Built on Power: Manifestations of China’s Presence in West Asia/MENA Region
By Anoush Ehteshami | 25 January 2022
I argue that there is a direct thread from the PRC’s ‘four modernisations’ launched in 1977 in order to ‘reform and open up’ China’s moribund economic system, to its deep engagement with the MENA region today. The relationship has been built on four types of ‘power’. First the power of oil, to fuel China’s rapidly expanding economy from the early 1990s onwards; secondly, the exercise of China’s soft power as it grew more comfortable in playing in the West’s backyard in West Asia/Persian Gulf subregion; thirdly, Beijing’s growing recognition of its geopolitical power (and influence) in parts of Asia hitherto inaccessible to it (either because of the domination of the Asian landmass by the Soviet state until 1991, or because of the controlling presence of the Unite States superpower in territories west of India even beyond the end of the Cold War in 1989); and finally, its recognition of the role its hard power assets (military specifically) could play in the wake of the 1980-88 Iran-Iraq war which opened the way for Chinese exports of its relatively cheaper military hardware to West Asia and the broader MENA region.
The acceleration of China’s relations with the MENA region was arguably in motion following the end of the Cold War and the lifting of geopolitical barriers to third party entry into regions hitherto dominated by the two superpowers, but this was also facilitated by two further developments. First, China becoming a net importer of oil from 1993; and, equally importantly, by its real ‘great leap forward’ in 2001 following its joining of the World Trade Organisation that put its economic growth on steroids.
The 1993 moment
China’s transformation into the factory of the world and its sustained double-digit economic growth inevitably raised the country’s reliance, indeed dependence, on imported oil, and particularly from West Asia. So much so that before too long China has become the world’s largest importer of oil, overtaking the United States in the process, with between 40-50% of its oil imports coming from West Asia. Just nine countries held sway over this vital trade for China’s economic prosperity. A new interdependency was thus emerging as oil exporters of West Asia were also increasingly dependent on the Chinese market as the main OECD importing markets were either static or were shrinking as innovative alternative sources of energy were becoming increasingly available, and affordable. The oil exporters of West Asia needed the Chinese and other Asian markets like India for maintaining their economies on an even-keel.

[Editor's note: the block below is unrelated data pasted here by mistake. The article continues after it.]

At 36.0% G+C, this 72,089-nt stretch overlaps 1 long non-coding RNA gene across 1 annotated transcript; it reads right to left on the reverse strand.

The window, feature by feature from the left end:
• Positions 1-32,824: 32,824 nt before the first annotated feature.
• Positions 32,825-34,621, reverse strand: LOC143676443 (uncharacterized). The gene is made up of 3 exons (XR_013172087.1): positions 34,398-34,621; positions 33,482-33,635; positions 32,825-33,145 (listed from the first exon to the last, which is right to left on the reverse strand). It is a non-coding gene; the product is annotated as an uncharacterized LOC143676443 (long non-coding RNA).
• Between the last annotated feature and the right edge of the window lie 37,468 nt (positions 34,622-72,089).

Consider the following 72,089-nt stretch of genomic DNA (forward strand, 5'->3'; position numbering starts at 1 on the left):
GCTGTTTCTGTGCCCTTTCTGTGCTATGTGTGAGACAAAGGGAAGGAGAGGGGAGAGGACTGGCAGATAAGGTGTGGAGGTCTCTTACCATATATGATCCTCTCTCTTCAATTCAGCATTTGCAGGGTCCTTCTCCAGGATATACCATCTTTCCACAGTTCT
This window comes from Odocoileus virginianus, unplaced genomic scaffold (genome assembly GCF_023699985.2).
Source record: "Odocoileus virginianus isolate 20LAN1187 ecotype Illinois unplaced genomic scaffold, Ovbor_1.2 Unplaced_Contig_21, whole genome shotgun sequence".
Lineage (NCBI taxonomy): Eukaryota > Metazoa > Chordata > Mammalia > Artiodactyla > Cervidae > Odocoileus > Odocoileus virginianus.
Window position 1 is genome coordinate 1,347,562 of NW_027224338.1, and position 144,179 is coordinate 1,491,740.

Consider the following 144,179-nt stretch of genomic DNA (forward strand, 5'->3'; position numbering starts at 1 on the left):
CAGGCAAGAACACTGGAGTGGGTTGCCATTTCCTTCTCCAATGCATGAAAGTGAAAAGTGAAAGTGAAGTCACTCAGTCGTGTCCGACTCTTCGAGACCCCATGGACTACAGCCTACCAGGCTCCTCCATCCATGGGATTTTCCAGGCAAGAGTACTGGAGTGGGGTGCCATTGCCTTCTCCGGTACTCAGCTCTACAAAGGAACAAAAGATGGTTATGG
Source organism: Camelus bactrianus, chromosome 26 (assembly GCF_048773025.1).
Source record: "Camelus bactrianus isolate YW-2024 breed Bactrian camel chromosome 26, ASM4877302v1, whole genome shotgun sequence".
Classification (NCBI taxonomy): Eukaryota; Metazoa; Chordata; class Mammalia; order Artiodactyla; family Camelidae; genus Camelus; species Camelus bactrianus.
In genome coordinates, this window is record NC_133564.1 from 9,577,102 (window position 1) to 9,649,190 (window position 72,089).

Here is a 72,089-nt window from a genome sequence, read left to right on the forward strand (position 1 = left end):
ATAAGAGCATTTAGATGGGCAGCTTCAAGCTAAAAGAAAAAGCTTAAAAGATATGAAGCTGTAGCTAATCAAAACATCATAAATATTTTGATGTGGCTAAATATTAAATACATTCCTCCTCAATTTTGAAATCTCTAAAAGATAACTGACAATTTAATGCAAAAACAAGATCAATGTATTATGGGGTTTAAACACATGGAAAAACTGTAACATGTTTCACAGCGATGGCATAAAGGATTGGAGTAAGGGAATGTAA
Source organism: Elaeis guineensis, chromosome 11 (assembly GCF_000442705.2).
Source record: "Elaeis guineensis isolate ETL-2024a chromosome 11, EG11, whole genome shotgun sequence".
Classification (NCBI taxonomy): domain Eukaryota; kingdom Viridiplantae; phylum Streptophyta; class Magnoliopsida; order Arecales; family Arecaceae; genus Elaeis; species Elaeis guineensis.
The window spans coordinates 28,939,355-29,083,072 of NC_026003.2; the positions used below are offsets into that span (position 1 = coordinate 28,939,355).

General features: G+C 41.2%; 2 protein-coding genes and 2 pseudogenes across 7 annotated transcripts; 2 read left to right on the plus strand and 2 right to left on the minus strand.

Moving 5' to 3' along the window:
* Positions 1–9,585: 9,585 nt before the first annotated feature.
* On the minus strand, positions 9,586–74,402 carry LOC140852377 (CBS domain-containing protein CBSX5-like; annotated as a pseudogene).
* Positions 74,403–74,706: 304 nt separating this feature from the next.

Energy exchange, then, has paved the way for a flourishing trade and investment partnership between China and the MENA region, and the extension of China’s soft, hard and geopolitical tools into this region. The bulk of the oil output of West Asia has been heading east for nearly two decades now and oil imports of China have become one of the largest single items on its annual list of imports. This is the glue binding East Asian-West Asian regions.
Oil set the stage for…
Much, much more. While energy arguably created the conditions for deeper Chinese engagement, relations have grown so much as to acquire autonomous motion of their own. Interactions are now extensive, deepening, and expansive. Amongst the many manifestations of China’s rise in the MENA region, I can refer to the following:
- China led the establishment of the high-level China-Arab States Cooperation Forum as early as 2004 in order to create a web of integrated partnerships with this large grouping of states.
- China is now the primary trading partner of the MENA region, with 10 MENA countries counting China as their main trading partner.